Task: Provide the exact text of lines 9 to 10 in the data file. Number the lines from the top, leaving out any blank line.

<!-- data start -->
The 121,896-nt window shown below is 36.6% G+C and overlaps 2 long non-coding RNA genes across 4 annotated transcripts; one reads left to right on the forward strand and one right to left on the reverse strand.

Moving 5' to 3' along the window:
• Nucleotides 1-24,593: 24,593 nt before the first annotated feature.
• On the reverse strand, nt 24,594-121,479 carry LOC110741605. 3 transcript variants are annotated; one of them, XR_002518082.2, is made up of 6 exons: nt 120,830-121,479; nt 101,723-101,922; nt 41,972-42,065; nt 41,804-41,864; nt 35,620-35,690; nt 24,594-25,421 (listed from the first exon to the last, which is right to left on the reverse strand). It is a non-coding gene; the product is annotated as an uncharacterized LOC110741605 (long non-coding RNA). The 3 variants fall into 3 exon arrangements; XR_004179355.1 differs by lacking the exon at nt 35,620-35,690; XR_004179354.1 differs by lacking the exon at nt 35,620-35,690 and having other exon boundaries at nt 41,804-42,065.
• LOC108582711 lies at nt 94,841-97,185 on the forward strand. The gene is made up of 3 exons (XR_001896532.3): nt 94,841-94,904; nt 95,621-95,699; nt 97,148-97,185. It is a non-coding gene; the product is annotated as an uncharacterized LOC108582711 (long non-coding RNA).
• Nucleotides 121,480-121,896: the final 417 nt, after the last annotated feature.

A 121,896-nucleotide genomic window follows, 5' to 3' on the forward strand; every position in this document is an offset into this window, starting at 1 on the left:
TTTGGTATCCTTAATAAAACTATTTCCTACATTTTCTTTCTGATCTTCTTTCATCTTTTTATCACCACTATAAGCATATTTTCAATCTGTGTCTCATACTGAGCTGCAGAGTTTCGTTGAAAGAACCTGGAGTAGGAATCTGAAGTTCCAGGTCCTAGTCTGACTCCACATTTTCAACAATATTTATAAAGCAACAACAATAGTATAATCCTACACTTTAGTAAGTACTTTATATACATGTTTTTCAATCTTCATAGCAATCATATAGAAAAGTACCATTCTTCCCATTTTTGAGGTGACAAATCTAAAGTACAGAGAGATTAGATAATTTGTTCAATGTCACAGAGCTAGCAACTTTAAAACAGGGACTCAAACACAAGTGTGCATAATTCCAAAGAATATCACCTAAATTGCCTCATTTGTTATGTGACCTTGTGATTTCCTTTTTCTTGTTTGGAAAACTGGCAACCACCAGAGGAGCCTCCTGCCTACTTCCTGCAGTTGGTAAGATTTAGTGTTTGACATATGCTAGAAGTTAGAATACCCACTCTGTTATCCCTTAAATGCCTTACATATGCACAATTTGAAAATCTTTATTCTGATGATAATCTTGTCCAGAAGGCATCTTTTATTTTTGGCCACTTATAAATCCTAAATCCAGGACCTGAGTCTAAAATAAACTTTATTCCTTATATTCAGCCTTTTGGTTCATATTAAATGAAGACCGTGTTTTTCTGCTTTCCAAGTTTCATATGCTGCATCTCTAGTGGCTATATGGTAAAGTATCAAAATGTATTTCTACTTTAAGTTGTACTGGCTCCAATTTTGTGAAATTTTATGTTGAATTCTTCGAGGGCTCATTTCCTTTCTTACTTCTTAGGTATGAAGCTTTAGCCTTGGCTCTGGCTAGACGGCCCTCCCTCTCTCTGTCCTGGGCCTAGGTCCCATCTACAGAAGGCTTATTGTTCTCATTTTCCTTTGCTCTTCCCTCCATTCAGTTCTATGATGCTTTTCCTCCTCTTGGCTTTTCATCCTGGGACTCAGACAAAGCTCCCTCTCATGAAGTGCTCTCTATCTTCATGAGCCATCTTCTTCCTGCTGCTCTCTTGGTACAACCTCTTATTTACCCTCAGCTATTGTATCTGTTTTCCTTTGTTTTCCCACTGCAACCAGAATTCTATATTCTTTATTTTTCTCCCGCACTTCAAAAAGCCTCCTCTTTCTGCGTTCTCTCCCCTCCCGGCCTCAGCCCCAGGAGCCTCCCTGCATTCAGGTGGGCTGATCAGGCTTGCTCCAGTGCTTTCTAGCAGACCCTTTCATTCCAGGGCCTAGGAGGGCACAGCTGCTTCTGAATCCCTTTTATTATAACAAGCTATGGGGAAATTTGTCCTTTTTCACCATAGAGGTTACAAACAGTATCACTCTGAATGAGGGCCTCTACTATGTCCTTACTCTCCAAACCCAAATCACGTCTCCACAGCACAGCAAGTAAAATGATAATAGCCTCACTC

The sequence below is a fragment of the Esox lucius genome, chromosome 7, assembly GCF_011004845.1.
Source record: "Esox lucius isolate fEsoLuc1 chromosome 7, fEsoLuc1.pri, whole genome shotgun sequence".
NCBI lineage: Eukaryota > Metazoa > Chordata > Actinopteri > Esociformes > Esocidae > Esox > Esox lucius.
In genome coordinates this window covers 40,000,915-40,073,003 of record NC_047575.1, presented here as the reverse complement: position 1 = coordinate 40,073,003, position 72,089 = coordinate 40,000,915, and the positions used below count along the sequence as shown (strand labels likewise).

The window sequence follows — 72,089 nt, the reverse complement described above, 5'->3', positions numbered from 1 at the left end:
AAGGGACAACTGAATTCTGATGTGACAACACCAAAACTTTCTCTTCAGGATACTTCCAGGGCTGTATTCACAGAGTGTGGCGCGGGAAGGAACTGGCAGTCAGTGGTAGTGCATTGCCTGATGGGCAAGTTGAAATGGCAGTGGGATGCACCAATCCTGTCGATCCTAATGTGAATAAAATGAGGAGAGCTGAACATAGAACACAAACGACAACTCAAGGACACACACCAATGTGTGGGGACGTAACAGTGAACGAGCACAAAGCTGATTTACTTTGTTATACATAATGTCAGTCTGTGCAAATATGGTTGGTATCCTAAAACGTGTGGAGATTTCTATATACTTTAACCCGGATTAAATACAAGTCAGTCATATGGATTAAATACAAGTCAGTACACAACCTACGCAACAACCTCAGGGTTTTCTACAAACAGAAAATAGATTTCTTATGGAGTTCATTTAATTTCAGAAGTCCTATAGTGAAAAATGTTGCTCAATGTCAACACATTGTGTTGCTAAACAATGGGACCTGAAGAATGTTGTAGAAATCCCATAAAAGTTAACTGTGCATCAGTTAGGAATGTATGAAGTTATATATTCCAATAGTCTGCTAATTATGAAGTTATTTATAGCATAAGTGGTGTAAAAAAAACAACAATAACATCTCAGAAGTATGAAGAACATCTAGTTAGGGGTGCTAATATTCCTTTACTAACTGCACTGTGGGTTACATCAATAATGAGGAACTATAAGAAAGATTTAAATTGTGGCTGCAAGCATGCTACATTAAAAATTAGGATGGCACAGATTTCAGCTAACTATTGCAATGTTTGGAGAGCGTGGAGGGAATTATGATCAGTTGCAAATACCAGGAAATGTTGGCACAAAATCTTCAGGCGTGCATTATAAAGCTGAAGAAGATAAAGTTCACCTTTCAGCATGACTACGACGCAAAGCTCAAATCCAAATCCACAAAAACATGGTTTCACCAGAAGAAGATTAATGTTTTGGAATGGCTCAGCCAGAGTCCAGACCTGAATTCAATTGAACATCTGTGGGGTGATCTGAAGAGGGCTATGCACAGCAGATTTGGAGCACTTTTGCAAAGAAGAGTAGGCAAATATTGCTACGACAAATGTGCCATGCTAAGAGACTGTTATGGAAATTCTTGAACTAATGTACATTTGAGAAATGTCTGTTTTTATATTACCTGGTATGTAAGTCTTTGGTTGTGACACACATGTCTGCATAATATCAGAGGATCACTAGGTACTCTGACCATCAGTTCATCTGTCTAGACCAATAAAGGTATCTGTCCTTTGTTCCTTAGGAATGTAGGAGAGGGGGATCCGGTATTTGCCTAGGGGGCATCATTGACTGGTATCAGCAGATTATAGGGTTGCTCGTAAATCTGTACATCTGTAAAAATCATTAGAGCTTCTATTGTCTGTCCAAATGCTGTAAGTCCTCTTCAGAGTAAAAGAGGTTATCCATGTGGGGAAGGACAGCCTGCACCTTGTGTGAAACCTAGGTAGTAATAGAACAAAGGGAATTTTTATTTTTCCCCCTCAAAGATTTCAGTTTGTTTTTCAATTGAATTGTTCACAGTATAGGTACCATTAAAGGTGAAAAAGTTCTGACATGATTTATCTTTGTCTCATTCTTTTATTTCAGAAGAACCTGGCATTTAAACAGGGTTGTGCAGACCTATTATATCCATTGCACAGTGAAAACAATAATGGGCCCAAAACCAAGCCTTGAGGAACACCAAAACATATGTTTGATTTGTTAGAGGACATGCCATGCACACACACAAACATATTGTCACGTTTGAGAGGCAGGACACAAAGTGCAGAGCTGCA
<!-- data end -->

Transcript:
The sequence below is a fragment of the Esox lucius genome, chromosome 7, assembly GCF_011004845.1.
Source record: "Esox lucius isolate fEsoLuc1 chromosome 7, fEsoLuc1.pri, whole genome shotgun sequence".